A popular Baptist pastor has resigned from the school board in Bakersfield, California. The reason: a new California law mandates that middle and high schools teach students how to have safe homosexual sex and how to get an abortion. It also requires schools to teach that gender is not aligned with biological sex. The pastor broke the law by voting against adopting the new legislation into policy and could be sued.
These are unprecedented days for Christians in America. Another California bill would restrict religious liberty to seminaries, jeopardizing the freedom of Christian colleges across the state. The Iowa Civil Rights Commission required that churches adopt transgender bathroom regulations and changed its stance only when a public outcry ensued.
A theologian responded to the California school law and other assaults on religious liberty: “It is time to . . . abandon the myth that the world is run by people who respect difference and diversity, and that all we need to do is behave decently in order to win their respect and earn their favor. They do not think that way. They will never think that way. And they will crush those who do. By any means necessary.” The California pastor told his congregation, “We must prepare the church to live as sojourners in a foreign land, a land that feels more foreign by the day.”
Here’s the good news: Our Father is able to lead us where we’ve never been before.
In Joshua 3, God called the people to follow him across the flooded Jordan River and into their promised land, “for you have not passed this way before” (v. 4). When you are going where you’ve never been, it is essential that you trust and follow a guide who knows what you do not.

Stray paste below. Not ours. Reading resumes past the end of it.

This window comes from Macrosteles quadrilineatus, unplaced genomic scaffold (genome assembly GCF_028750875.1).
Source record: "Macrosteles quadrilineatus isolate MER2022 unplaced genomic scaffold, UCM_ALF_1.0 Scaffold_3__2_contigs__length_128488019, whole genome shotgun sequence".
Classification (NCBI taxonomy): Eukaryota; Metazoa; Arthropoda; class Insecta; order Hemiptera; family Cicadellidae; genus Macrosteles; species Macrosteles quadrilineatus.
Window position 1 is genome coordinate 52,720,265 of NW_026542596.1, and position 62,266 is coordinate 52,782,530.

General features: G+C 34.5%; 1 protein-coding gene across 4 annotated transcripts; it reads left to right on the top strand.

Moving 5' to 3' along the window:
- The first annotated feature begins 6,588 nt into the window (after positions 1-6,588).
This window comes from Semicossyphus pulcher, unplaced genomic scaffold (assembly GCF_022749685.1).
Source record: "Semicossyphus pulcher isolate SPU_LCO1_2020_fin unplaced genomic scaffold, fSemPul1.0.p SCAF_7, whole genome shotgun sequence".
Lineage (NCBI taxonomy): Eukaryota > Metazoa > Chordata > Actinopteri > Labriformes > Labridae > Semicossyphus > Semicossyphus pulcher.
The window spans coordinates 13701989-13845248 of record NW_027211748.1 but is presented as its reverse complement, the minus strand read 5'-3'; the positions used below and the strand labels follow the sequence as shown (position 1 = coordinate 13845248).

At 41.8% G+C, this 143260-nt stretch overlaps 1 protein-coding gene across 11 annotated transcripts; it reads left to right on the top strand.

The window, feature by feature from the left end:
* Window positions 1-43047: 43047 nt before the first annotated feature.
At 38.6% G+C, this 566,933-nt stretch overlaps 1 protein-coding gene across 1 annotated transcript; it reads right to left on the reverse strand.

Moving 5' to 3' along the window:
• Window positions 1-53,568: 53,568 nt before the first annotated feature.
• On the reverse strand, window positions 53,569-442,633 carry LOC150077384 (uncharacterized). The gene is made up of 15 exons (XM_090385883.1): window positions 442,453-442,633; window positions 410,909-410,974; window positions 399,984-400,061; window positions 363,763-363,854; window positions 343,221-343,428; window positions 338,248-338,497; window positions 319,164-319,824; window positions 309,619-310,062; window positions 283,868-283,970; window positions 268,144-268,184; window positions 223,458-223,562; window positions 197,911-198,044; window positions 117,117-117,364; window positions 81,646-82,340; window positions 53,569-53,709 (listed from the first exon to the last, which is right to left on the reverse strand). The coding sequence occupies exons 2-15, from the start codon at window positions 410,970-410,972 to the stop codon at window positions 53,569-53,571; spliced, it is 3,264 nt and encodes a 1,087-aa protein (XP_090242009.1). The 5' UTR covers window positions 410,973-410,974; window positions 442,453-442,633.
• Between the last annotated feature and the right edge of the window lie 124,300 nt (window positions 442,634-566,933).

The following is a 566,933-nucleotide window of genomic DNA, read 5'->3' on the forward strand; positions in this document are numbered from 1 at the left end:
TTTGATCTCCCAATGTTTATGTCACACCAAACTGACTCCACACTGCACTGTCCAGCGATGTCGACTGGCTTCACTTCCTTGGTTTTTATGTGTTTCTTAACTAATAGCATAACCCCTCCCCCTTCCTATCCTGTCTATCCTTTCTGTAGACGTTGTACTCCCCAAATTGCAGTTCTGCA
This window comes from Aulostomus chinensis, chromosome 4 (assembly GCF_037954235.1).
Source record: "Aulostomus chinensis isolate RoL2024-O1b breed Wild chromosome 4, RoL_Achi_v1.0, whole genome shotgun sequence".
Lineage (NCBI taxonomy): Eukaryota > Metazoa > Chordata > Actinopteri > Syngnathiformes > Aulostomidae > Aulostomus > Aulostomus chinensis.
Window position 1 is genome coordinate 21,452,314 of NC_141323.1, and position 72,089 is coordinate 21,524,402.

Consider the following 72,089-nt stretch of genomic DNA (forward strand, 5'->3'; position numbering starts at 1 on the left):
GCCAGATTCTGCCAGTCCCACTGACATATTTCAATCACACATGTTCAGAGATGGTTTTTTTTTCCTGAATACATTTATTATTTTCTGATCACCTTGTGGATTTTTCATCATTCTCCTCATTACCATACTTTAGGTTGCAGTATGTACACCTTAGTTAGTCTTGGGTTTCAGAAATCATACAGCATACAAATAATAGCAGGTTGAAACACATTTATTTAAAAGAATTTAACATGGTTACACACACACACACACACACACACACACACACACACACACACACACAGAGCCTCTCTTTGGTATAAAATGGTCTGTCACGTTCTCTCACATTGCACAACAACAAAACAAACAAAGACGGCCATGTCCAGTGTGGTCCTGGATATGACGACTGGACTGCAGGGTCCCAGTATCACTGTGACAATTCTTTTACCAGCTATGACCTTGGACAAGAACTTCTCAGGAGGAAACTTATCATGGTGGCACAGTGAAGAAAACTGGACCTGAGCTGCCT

For their part, the people were to “consecrate” themselves (v. 5), paying the price in personal holiness to walk closely with a holy God. Then they were to follow their Lord in courage, stepping into the river while it was at flood stage.
Here’s what happened when they did: “The waters coming down from above stood and rose up in a heap very far away, at Adam, the city that is beside Zarethan, and those flowing down toward the Sea of the Arabah, the Salt Sea, were completely cut off” (v. 16).
The town of Adam was some twenty miles upstream. The river would take several hours to flow from there to the place where the people were camped. So God began this miracle long before his people knew it or could participate in it. He timed the stopping of the river so that the last of the water would reach them just as they stepped into it by faith. As a result, the people marched into their Promised Land.
The river before us is at flood stage and rising. But our Lord is more powerful than any challenge we face. His will is still “good and acceptable and perfect” (Romans 12:2). We can still do all things through him who strengthens us (Philippians 4:13).
So let us step into the flood with courage, standing for truth with grace. And “let us not grow weary of doing good, for in due season we will reap, if we do not give up” (Galatians 6:9). Corrie ten Boom was right: “Never be afraid to trust an unknown future to a known God.”